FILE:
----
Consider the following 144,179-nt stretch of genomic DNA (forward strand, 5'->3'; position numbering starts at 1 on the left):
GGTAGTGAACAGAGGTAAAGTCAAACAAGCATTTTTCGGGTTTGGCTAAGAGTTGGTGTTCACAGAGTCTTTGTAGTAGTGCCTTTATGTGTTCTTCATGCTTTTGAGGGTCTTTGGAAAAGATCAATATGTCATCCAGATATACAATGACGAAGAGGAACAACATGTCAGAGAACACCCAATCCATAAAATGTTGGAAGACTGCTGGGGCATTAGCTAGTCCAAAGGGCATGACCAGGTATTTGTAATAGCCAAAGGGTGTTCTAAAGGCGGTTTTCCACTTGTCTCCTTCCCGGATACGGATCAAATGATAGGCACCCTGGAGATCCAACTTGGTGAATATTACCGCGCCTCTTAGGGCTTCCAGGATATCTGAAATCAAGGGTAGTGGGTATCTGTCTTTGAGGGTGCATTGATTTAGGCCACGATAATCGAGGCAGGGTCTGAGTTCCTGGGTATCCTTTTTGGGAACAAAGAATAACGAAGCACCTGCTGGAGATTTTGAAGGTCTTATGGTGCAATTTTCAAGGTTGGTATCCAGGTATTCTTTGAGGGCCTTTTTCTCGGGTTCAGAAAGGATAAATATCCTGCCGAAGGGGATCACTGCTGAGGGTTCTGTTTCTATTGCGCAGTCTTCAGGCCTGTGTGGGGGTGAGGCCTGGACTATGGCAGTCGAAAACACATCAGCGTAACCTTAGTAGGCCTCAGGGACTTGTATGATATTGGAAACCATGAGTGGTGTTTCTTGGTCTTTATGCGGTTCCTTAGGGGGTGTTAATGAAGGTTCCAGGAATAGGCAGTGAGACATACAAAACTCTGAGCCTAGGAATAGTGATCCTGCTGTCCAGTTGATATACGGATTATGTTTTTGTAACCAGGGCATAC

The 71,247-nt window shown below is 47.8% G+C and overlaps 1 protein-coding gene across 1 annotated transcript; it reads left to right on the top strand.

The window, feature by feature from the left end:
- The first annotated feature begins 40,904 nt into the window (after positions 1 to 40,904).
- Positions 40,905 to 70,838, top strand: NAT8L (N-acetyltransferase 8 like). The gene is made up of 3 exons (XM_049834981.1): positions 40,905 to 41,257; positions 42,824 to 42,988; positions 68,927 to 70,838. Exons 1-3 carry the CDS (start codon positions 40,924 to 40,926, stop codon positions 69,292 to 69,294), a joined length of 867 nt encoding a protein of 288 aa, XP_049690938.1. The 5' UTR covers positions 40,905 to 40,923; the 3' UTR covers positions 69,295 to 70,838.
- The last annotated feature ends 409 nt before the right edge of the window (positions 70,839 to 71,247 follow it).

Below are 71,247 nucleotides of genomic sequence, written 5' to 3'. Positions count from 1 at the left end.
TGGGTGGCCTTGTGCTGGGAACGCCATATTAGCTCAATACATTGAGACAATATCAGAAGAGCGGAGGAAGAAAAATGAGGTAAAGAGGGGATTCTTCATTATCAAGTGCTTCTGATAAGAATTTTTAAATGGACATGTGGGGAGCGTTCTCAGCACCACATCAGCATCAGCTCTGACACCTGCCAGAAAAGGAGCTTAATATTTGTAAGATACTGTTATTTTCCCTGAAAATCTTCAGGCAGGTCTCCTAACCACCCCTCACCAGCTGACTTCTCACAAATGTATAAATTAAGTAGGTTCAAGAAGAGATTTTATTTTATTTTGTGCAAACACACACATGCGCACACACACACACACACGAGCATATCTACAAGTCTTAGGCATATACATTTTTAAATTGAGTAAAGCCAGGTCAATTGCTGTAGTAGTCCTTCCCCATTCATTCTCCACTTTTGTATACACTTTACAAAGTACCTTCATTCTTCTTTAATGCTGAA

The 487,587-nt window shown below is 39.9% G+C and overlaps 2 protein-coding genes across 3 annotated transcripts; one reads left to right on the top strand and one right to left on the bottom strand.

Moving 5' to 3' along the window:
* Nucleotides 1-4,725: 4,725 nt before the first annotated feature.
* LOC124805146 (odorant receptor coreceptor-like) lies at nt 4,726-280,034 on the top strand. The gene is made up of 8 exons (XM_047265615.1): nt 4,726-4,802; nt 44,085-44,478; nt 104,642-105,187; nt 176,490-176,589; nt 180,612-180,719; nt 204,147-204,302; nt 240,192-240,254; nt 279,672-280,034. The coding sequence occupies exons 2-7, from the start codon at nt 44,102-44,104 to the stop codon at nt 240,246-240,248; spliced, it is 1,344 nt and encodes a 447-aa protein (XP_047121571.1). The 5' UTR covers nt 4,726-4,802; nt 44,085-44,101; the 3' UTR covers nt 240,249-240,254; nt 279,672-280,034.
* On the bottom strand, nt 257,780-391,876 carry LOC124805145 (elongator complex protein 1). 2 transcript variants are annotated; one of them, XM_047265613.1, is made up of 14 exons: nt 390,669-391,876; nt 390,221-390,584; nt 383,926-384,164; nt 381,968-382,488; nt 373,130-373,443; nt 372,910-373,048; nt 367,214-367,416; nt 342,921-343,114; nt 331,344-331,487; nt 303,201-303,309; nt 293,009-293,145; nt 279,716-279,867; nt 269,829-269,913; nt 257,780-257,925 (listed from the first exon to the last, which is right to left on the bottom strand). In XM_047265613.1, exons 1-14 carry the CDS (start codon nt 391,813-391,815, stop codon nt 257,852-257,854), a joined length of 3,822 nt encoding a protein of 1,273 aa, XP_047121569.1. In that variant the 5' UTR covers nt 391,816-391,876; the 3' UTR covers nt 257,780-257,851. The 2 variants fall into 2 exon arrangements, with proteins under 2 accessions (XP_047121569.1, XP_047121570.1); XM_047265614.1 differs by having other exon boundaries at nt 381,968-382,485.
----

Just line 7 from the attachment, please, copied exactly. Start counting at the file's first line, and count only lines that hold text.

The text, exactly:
- The last annotated feature ends 409 nt before the right edge of the window (positions 70,839 to 71,247 follow it).